Self-publishing is becoming increasingly popular and there are some great success stories out there.  What made you decide to self-publish?

I wrote all 111,000 words of Kiss over a period of four months in early 2005 while living in Belgrade, Serbia. Shortly thereafter Elizabeth Kosotova’s The Historian came out, which kind of took the wind out of my sails. Then in mid-2008 I found an agent who really loved the book. He began shopping it around to publishers in late August/early September of 2008. Within 10 days we were getting calls from prominent editors at major publishing houses, all expressing interest in Kiss. One of them even went so far as to put together a team to review and do a preliminary edit of the book. Then the stock market crashed on 15 September and the publishing industry went into spasms of downsizing, closing imprints and book divisions, layoffs, etc. By mid-October they all began to pass on the book, claiming that they couldn’t risk a new, unknown fiction author in the harsh economic climate. I sat on the book until July 2012, when some friends persuaded me on the spur of the moment to put it up on Amazon.

What has been your best self-publishing experience so far?

One of the reasons I hadn’t self-published earlier was that I was aware of the huge challenge promotion poses. Trying to make a book a success is like trying to get someone to notice your needle in the huge Amazon haystack. I had almost self-published back in 2010 and had begun to make preliminary lists of book bloggers I would approach to review the book. The immensity of this task caused me to wait. Right now I am working between 6-8 hours a day promoting the book via the blogosphere. It’s hard work and I get lots of rejections, but that’s part of the game and I’m in it for the long run. But along the way I’ve been able to meet some really wonderful people in the blogosphere. Their encouragement and kindness helps keep me going.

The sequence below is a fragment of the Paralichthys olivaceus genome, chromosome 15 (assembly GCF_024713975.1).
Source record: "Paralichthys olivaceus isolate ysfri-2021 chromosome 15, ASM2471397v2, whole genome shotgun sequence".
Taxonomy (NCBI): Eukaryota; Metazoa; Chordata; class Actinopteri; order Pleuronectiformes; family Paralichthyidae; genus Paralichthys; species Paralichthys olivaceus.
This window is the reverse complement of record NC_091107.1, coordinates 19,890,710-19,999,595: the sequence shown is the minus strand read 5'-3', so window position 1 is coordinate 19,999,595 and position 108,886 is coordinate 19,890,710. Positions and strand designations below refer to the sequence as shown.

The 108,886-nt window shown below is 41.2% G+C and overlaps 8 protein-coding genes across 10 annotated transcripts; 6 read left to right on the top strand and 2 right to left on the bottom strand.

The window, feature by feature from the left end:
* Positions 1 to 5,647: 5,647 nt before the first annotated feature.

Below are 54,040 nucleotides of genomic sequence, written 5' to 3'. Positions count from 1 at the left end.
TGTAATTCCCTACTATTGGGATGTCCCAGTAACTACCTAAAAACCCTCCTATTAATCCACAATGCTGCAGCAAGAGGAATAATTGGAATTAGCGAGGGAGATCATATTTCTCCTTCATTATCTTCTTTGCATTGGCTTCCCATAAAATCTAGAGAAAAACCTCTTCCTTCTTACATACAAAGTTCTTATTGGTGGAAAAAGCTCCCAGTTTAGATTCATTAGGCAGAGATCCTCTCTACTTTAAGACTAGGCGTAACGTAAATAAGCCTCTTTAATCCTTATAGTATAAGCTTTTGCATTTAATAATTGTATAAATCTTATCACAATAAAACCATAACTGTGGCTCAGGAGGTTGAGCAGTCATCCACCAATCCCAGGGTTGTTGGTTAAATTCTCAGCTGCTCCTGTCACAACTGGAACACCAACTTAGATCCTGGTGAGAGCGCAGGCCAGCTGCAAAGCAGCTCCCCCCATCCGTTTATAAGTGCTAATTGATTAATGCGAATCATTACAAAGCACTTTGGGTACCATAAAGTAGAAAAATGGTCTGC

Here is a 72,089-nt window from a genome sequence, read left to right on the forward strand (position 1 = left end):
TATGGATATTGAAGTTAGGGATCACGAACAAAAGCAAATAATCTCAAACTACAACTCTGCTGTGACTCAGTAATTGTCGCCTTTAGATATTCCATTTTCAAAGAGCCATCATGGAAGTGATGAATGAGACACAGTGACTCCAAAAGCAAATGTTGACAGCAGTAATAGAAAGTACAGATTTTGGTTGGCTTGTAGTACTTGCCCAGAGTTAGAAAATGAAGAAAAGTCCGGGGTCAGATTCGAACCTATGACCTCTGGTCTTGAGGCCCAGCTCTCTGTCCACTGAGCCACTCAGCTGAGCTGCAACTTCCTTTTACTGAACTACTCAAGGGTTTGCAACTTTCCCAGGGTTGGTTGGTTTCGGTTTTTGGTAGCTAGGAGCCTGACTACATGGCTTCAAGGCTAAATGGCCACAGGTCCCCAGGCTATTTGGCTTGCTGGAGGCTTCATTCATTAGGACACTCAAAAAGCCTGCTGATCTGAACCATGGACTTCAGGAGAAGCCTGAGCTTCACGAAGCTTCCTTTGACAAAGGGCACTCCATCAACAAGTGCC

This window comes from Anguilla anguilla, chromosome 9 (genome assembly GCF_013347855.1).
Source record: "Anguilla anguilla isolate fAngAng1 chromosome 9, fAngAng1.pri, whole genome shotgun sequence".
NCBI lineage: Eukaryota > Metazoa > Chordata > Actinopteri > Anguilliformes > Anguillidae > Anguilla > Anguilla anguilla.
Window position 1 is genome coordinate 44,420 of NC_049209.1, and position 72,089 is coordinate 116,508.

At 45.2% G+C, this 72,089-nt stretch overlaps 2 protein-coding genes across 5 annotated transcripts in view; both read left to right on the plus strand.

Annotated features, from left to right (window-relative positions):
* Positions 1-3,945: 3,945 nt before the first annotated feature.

What advice would you give to any aspiring authors out there? Do you have any top tips to share?

Revise, edit, revise, edit, revise, and edit. Writing can be hard work, and revising is probably the hardest part of it. I revised Kiss countless times, then had several experienced editors go through it, which caused me to make more revisions and edits.

Name three other books that you think readers of your book would also enjoy:

1)      Puck of Pook’s Hill by Rudyard Kipling.
2)      Catch 22 by Joseph Heller
3)      The Historian, by Elizabeth Kosotova

Finally, what are you working on next?

I’ve already written the first chapter for the follow-up to Kiss and outlined the entire book. I’ve now got to find the time to write it, not to mention to do the additional research necessary to flesh out the details. I’ve also written half of a projected 120,000 word espionage/thriller that is set against the backdrop of international finance.






If you are a self-published author and would like to take part in Self-Pubbed Hub send an email to daisychainbookreviews@gmail.com and I will get back to you if your book is a good fit! Please include book cover and synopsis in your email.

 

2 comments :

  1. I absolutely adore the cover for this one! It makes such a fantastic first impression and immediately has me wanting to read the blurb and know more:) I can't even begin to imagine how much work promoting a self-published book is, that's a full time job in and of itself without trying to write and revise at the same time!

    ReplyDelete
  2. Hi,

    I read Kiss of the Butterfly and really liked it. Why? Because the story is so compelling, passionate and has a great plot. I would like to see movie (but no R. Gosling as Slatina:)

    Rhonda